Jan Tinbergen Kundali AstroNidan
Birth Date: April 12, 1903
Birth Time: 11 p.m.
Birth City: The Hague, South Holland, Netherlands
Degree : 21º50'27.35"
Sun Sign*
Degree : 10º44'15.47"
Moon Sign
Pada : 2
Degree : 13º38'52.18"
Last updated at Aug. 16, 2022, 11:55 a.m.
Created at Aug. 16, 2022, 11:55 a.m.

Kundali Details Birth details and configuration for astrological analysis

Birth Details

Gender Male
Weekday Sunday
Date April 12, 1903
Time 11 p.m.
Daylight Saving No
City The Hague, South Holland, Netherlands
Geo-location 52ºN4'36.01", 4ºE17'55.0"
Timezone Europe/Amsterdam

Residence Details

City The Hague, South Holland, Netherlands
Timezone Europe/Amsterdam

Ayansmha Preference

Ayanmsha True Chitra
Ayanmsha Value 22º29'50.57"


Birth Time (Europe/Amsterdam) Apr. 12, 1903, 10:40:28 PM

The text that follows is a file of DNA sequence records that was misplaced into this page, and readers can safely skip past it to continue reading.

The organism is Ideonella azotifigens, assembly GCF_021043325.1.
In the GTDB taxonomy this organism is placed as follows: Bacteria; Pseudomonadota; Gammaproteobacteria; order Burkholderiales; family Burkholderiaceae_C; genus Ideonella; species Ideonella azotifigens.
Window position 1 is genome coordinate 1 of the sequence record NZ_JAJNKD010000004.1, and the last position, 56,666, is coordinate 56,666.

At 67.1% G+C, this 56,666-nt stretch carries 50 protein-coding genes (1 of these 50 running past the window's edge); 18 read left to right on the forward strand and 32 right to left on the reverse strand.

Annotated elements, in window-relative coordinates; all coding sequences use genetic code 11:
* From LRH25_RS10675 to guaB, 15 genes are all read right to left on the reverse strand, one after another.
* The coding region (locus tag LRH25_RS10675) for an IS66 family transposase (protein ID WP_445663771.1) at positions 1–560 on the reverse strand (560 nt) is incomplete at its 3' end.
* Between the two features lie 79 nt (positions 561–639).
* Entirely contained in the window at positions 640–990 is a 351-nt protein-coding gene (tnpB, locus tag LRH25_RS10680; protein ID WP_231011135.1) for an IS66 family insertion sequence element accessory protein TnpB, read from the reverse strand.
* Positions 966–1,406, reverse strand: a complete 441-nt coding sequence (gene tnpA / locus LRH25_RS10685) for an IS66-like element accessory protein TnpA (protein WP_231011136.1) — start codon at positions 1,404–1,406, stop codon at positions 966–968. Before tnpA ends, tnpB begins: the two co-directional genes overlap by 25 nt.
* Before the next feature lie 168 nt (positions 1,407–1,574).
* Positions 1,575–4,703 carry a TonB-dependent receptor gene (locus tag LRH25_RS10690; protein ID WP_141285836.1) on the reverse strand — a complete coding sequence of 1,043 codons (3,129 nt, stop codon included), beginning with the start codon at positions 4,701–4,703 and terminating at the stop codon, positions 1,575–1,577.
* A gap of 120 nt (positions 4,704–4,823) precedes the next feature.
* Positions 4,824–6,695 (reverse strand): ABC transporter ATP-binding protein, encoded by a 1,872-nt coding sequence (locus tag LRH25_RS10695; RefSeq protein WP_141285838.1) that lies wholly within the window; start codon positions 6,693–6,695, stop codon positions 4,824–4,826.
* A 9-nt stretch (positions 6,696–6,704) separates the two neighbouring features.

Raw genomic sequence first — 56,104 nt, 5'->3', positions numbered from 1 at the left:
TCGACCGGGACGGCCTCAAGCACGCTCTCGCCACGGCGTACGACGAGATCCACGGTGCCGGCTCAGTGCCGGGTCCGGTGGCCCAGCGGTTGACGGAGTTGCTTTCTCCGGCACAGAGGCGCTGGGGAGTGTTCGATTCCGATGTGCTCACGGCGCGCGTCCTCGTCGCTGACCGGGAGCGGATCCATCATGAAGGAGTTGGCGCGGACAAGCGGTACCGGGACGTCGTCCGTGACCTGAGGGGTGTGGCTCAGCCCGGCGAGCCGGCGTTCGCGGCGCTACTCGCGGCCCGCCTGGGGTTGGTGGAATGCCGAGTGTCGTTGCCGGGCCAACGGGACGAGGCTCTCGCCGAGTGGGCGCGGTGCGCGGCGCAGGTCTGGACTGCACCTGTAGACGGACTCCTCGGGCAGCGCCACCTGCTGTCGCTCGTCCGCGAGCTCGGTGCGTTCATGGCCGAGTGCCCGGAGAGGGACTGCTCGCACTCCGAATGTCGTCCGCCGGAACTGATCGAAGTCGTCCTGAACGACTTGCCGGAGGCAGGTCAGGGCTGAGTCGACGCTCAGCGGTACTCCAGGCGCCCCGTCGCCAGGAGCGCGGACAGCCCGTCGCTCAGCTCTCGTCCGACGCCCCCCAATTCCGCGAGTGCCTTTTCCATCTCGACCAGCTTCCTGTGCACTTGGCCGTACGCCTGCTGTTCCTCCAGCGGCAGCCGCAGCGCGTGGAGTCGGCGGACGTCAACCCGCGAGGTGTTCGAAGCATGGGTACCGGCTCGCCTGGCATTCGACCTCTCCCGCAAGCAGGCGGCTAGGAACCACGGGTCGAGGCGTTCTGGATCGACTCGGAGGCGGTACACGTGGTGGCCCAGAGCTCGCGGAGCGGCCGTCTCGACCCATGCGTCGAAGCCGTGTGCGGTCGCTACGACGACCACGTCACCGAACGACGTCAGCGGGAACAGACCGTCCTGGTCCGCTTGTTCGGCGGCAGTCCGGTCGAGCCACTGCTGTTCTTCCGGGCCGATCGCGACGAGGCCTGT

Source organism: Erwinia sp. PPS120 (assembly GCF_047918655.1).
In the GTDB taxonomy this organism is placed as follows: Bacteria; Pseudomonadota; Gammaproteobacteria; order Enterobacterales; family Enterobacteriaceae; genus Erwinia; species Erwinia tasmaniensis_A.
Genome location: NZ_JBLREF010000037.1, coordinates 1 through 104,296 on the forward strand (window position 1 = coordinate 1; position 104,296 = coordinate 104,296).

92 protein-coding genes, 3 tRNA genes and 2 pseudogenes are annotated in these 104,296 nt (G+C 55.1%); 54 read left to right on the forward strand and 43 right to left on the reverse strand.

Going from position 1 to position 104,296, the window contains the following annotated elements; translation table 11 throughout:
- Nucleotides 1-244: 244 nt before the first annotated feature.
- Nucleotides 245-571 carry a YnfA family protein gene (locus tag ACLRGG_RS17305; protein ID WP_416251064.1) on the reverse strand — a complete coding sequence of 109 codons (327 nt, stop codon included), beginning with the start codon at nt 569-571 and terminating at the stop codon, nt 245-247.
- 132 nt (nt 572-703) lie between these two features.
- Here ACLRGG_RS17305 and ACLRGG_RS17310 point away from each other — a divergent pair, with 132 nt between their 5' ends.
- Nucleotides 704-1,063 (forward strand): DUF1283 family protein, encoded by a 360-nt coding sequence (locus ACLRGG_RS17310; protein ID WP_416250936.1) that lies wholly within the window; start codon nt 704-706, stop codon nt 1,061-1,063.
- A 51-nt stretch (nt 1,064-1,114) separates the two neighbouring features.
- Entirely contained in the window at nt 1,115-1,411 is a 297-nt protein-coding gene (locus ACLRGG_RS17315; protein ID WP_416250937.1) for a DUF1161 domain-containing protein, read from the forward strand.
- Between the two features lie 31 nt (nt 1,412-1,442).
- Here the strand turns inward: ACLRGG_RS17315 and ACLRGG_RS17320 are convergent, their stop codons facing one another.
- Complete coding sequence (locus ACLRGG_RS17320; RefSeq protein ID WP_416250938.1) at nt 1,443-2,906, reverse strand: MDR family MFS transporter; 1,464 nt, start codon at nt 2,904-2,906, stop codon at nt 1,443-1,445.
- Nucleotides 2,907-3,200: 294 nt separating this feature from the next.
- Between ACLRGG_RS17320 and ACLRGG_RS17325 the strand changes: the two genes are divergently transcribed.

Birth Time (UTC) Apr. 12, 1903, 10:40:28 PM
Birth Time (LMT) Apr. 12, 1903, 10:57:40 PM
Birth Time (Julian) 2416217.444769
LMT Correction (in Hrs) 0.2867

Birth Place Location of birth place on map - Lat: 52ºN4'36.01" Lon: 4ºE17'55.0"

Life Attributes List of attributes/tags and tag associated with this kundali.


Awards | Nobel prize Famous | First in Field Famous | Top 5% of Profession


Education | Researcher Humanities+Social Sciences | Economics Politics | Activist/ social Politics | Public office

Life Story Story of person and major life events assoicated with this Kundali